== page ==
Hurricane Florence looms over East Coast — WHAT’S HAPPENING

ISS images show massive Hurricane Florence from 400 km up

Time nearly up: Fierce Hurricane Florence aims at southeast US

A storm front is seen on the beach in North Topsail Beach, North Carolina, prior to Hurricane Florence moving toward the U.S. east coast.

A similar-strength hurricane, Maria, struck the island of Puerto Rico previous year, resulting in the deaths of almost 3,000 US citizens.

Most of those cancellations are tied to the approaching hurricane, now a Category 2 storm with winds expected onshore late Thursday at more than 80 miles per hour.

About 5.25 million people live in areas under hurricane warnings or watches, and 4.9 million live in places covered by tropical storm warnings or watches, the U.S. National Weather Service said.

Hurricane Florence pushes its way towards the Carolinas coast.

Weather Underground meteorology director Jeff Masters said Florence eventually could strike as a Category 1 with winds less than 100 miles per hour (160 kph), but thats still enough to cause at least $1 billion in damage.

With prolonged hurricane force winds and up to 30 inches of rain, forecasters say the Hurricane Florence's aftermath will present major challenges to the Grand Strand area.

This doesn't mean that the storm isn't just as unsafe, as the bulk of the damage and possible loss of life will likely come from the 9-foot storm surge or up to 40 inches of rain that meteorologists are predicting. "Dont play games with it". One emergency official said it will be a "Mike Tyson punch" to the area.

At 11 p.m., the center of the Category 2 hurricane was about 60 miles east-southeast of Wilmington, North Carolina.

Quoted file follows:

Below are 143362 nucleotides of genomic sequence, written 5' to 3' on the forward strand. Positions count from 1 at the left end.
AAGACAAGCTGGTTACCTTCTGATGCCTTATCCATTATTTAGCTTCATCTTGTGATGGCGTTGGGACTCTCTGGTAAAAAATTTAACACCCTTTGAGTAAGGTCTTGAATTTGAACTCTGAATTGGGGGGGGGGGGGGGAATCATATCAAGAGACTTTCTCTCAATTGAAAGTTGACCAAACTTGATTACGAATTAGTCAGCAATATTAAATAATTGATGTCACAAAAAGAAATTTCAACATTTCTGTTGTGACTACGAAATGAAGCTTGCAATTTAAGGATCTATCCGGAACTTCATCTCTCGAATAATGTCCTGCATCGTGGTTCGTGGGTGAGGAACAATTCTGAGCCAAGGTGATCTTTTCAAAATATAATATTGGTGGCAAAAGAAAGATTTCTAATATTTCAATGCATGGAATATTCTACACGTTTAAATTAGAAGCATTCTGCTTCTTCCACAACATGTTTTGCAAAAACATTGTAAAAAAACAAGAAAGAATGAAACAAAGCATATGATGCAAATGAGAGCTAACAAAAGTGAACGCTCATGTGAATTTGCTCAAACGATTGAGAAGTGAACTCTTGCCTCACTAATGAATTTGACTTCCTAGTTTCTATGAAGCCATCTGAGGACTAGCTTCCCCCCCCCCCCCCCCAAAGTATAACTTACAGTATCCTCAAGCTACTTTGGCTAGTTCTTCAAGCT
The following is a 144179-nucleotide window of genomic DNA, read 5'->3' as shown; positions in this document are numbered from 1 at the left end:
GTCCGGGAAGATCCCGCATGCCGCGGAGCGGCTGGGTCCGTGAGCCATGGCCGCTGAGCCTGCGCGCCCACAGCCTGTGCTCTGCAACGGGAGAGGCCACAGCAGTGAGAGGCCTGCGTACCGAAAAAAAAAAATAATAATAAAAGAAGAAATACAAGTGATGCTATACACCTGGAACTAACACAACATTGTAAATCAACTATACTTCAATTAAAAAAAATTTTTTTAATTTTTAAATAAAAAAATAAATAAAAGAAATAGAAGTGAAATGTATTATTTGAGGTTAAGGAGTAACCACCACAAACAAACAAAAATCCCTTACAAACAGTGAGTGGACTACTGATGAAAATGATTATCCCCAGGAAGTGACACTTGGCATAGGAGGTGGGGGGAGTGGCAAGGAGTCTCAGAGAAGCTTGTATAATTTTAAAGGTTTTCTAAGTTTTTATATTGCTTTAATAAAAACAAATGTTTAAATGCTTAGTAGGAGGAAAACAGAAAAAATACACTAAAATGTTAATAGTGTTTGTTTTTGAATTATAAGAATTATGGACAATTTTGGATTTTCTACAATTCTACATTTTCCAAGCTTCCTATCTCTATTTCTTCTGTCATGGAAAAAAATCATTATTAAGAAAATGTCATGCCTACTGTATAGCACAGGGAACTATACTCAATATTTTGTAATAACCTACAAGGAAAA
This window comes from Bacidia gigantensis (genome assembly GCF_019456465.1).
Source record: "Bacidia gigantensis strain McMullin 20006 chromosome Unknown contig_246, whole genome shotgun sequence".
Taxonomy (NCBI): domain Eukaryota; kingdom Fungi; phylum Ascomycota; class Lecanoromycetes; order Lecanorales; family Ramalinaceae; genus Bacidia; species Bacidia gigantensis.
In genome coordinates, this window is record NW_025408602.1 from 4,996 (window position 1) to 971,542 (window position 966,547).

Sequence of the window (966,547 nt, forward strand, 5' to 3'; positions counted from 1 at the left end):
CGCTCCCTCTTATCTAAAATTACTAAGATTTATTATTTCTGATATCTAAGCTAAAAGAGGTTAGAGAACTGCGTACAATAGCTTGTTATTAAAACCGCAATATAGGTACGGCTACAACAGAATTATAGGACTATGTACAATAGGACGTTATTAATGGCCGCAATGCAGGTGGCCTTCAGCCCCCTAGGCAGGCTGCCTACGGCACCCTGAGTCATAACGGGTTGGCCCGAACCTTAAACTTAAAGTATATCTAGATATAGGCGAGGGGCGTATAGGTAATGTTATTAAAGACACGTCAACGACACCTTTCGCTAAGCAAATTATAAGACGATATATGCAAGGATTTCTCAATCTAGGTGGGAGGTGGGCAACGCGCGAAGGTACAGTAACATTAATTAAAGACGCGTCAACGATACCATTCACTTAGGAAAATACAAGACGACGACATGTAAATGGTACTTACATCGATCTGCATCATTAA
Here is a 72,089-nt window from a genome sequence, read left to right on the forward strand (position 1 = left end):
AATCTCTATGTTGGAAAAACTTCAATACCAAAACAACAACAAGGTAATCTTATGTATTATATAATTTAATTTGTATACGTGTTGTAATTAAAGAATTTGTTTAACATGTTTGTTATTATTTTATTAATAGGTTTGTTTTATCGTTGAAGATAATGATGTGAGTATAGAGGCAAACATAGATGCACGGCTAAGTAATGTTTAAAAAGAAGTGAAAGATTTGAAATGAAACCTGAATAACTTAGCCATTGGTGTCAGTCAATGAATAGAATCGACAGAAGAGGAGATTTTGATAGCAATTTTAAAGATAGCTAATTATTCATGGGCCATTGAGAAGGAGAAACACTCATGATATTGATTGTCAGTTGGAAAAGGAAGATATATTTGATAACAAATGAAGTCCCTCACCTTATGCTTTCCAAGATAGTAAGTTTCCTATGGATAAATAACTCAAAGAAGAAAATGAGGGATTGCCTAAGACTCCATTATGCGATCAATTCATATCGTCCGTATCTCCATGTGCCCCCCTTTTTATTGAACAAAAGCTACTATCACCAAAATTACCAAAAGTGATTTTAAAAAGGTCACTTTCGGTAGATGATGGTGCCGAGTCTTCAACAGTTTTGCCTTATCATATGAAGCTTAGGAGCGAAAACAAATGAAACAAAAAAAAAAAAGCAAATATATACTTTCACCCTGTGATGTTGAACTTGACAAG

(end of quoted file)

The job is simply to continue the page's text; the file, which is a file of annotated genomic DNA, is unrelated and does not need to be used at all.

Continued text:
Florence is still a very large hurricane.

North Carolina has roughly 2,100 industrial-scale pork farms containing more than 9 million hogs. Home Depot and Lowe's activated emergency response centers to get generators, trash bags and bottled water to stores before and after the storm. The two hardware chains said they sent in a total of around 1,100 trucks.

Experts have claimed that the rain and flood waters from Hurricane Florence, rather than its speed, are the real sources of danger. A further 10 million people are now under some form of storm watch.

But Jeremy Tominack said he stayed so he could keep an eye on his home and help his fellow Wilmington residents after the storm passes.

The timing of the official landfall could change with any shift in Florence's track over the next 12-18 hours.

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Computer models of exactly what the storm might do varied, adding to the uncertainty.

Schools and businesses closed as far south as Georgia, airlines canceled about 1,200 flights and counting, and coastal towns in the Carolinas were largely emptied out.

"There's no backing down on the magnitude of this storm in relation to where it's going to hit", Bastardi said.

Doug Lewis and Chris Williams use plywood to cover the windows of Knuckleheads bar as they try to protect the business ahead of the arrival of Florence.

Forecasters said conditions will continue to deteriorate as the storm makes its way slowly inland.

"It certainly is a challenge forecasting precise impacts when its exact track won't be known until a day in advance", Landsea said: There's "a huge difference" in the size and type of damage Florence inflicts if it stays 50 miles (80 kilometres) off shore versus heading inland immediately. Unsure of what they might find when they return home, the couple went shopping for a recreational vehicle.

"We lost power at home so we figured we should come to the bar", said Carla Mahaffee, a 33-year-old actor from Wilmington, as she drank a cider.

Melody Rawson evacuated her first-floor apartment in Myrtle Beach and arrived at Atlanta Motor Speedway in Hampton, Georgia, to camp for free with three other adults, her disabled son, two dogs and a pet bird.

"Against my better judgment, due to emotionalism, I evacuated, " he said. Three other Southern raceways also opened campgrounds to evacuees.

Forecasters anxious the storms damage will be all the worse if it lingers on the coast.

The worst of the storm's fury had yet to reach coastal SC, where emergency managers said people could still leave flood-prone areas.

Marge Brown, 65, says goodbye to her father, George Brown, 90, before he is evacuated from a healthcare home in Morehead City, N.C., September 12, 2018, as Hurricane Florence approaches the east coast. If the storm lingers longer, more rain will fall, according to forecasters.

"Its been really nice", Nicole Roland said. "Also, a little creepy".

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